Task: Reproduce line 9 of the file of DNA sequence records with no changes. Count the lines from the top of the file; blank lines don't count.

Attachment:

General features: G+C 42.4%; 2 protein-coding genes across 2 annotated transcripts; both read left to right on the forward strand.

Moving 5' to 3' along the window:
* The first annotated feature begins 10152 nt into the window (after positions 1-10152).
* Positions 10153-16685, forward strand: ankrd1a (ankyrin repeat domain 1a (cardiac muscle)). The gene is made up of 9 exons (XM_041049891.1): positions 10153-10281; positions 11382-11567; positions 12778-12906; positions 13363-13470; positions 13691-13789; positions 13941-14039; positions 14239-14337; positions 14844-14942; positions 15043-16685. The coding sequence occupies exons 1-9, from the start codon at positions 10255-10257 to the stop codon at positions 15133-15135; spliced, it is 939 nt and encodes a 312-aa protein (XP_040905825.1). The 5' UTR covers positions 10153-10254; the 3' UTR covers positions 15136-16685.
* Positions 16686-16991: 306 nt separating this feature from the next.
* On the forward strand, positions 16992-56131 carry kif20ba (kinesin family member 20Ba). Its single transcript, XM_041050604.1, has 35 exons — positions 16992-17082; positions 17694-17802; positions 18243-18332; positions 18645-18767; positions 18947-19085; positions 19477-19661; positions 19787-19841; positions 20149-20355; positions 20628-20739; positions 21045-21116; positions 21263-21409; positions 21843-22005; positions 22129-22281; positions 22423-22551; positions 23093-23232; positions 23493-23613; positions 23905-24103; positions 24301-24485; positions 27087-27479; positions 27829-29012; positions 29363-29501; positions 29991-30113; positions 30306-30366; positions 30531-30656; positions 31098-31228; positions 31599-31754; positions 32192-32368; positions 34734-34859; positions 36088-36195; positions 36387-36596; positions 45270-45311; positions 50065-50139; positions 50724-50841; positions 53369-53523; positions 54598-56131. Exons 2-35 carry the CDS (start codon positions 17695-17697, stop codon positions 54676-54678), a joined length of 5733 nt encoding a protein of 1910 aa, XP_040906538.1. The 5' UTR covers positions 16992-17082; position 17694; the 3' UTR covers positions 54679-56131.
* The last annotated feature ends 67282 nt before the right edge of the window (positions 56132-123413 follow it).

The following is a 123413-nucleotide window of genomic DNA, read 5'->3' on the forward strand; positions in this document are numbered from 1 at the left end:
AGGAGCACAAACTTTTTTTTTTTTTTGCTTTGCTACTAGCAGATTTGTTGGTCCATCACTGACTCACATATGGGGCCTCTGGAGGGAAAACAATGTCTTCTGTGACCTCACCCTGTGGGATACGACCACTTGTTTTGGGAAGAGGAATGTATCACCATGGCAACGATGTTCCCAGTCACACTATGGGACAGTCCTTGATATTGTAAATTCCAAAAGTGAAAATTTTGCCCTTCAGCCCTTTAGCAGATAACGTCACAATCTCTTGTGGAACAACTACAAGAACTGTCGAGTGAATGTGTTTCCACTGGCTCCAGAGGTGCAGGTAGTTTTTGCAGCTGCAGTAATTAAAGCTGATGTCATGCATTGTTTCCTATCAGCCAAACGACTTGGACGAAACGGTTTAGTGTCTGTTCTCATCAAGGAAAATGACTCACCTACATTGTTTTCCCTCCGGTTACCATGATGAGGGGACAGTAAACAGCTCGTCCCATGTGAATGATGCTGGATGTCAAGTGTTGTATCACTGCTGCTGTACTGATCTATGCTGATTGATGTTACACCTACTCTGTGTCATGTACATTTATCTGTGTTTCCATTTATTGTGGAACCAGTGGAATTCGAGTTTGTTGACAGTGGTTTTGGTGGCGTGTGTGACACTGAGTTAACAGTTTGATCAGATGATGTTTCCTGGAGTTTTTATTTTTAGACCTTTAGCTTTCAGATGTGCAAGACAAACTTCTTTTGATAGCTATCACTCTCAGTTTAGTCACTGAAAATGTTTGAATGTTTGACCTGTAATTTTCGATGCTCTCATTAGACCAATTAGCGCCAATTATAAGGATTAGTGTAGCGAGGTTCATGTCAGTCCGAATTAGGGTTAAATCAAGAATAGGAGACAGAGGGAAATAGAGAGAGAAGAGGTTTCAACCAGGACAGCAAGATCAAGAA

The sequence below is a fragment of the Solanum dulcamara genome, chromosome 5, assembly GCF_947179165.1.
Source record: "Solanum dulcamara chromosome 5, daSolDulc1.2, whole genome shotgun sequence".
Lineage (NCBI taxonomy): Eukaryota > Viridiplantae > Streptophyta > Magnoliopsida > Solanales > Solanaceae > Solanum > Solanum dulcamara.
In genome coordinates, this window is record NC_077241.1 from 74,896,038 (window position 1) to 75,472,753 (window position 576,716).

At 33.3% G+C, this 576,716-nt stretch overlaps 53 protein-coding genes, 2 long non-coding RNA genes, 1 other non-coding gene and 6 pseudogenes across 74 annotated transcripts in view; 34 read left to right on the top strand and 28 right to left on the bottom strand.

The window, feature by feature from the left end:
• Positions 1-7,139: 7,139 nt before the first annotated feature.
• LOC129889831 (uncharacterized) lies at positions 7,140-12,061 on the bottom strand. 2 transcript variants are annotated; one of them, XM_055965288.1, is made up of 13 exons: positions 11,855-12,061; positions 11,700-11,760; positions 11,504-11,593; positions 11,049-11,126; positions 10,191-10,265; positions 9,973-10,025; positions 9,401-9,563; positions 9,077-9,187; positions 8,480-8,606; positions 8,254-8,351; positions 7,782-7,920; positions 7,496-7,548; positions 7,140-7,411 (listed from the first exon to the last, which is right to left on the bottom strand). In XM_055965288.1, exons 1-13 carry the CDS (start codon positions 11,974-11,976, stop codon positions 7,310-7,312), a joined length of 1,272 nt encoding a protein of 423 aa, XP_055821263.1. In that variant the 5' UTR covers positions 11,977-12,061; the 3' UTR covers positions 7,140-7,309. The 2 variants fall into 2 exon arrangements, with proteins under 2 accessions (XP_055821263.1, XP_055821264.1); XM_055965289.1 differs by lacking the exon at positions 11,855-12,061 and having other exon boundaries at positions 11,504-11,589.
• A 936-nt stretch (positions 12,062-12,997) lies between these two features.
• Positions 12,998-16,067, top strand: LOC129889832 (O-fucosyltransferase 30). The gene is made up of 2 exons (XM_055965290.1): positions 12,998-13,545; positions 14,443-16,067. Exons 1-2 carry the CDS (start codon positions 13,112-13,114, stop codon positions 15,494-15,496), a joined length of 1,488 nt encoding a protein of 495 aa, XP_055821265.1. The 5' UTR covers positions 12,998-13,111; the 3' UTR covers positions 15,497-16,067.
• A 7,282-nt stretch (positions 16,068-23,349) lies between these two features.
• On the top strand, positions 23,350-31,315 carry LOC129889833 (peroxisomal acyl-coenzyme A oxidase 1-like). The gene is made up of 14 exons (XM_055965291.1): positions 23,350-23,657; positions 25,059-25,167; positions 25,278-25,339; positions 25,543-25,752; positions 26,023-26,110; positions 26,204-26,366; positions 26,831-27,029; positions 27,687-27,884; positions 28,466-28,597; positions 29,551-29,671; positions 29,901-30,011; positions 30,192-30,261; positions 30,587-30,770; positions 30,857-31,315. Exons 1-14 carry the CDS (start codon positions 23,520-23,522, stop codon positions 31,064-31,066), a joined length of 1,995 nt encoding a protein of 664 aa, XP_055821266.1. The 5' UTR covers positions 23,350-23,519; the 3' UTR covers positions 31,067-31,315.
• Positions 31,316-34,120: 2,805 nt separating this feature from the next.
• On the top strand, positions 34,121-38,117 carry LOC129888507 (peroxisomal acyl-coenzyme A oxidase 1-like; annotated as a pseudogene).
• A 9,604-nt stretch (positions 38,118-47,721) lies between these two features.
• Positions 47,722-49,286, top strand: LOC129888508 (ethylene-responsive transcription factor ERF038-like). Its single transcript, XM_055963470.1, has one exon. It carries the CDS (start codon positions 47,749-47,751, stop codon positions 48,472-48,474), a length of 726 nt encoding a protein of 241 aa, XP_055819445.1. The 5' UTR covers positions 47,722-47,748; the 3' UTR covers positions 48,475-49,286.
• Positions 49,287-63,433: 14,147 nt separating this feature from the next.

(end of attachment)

AGGAGCACAAACTTTTTTTTTTTTTTGCTTTGCTACTAGCAGATTTGTTGGTCCATCACTGACTCACATATGGGGCCTCTGGAGGGAAAACAATGTCTTCTGTGACCTCACCCTGTGGGATACGACCACTTGTTTTGGGAAGAGGAATGTATCACCATGGCAACGATGTTCCCAGTCACACTATGGGACAGTCCTTGATATTGTAAATTCCAAAAGTGAAAATTTTGCCCTTCAGCCCTTTAGCAGATAACGTCACAATCTCTTGTGGAACAACTACAAGAACTGTCGAGTGAATGTGTTTCCACTGGCTCCAGAGGTGCAGGTAGTTTTTGCAGCTGCAGTAATTAAAGCTGATGTCATGCATTGTTTCCTATCAGCCAAACGACTTGGACGAAACGGTTTAGTGTCTGTTCTCATCAAGGAAAATGACTCACCTACATTGTTTTCCCTCCGGTTACCATGATGAGGGGACAGTAAACAGCTCGTCCCATGTGAATGATGCTGGATGTCAAGTGTTGTATCACTGCTGCTGTACTGATCTATGCTGATTGATGTTACACCTACTCTGTGTCATGTACATTTATCTGTGTTTCCATTTATTGTGGAACCAGTGGAATTCGAGTTTGTTGACAGTGGTTTTGGTGGCGTGTGTGACACTGAGTTAACAGTTTGATCAGATGATGTTTCCTGGAGTTTTTATTTTTAGACCTTTAGCTTTCAGATGTGCAAGACAAACTTCTTTTGATAGCTATCACTCTCAGTTTAGTCACTGAAAATGTTTGAATGTTTGACCTGTAATTTTCGATGCTCTCATTAGACCAATTAGCGCCAATTATAAGGATTAGTGTAGCGAGGTTCATGTCAGTCCGAATTAGGGTTAAATCAAGAATAGGAGACAGAGGGAAATAGAGAGAGAAGAGGTTTCAACCAGGACAGCAAGATCAAGAA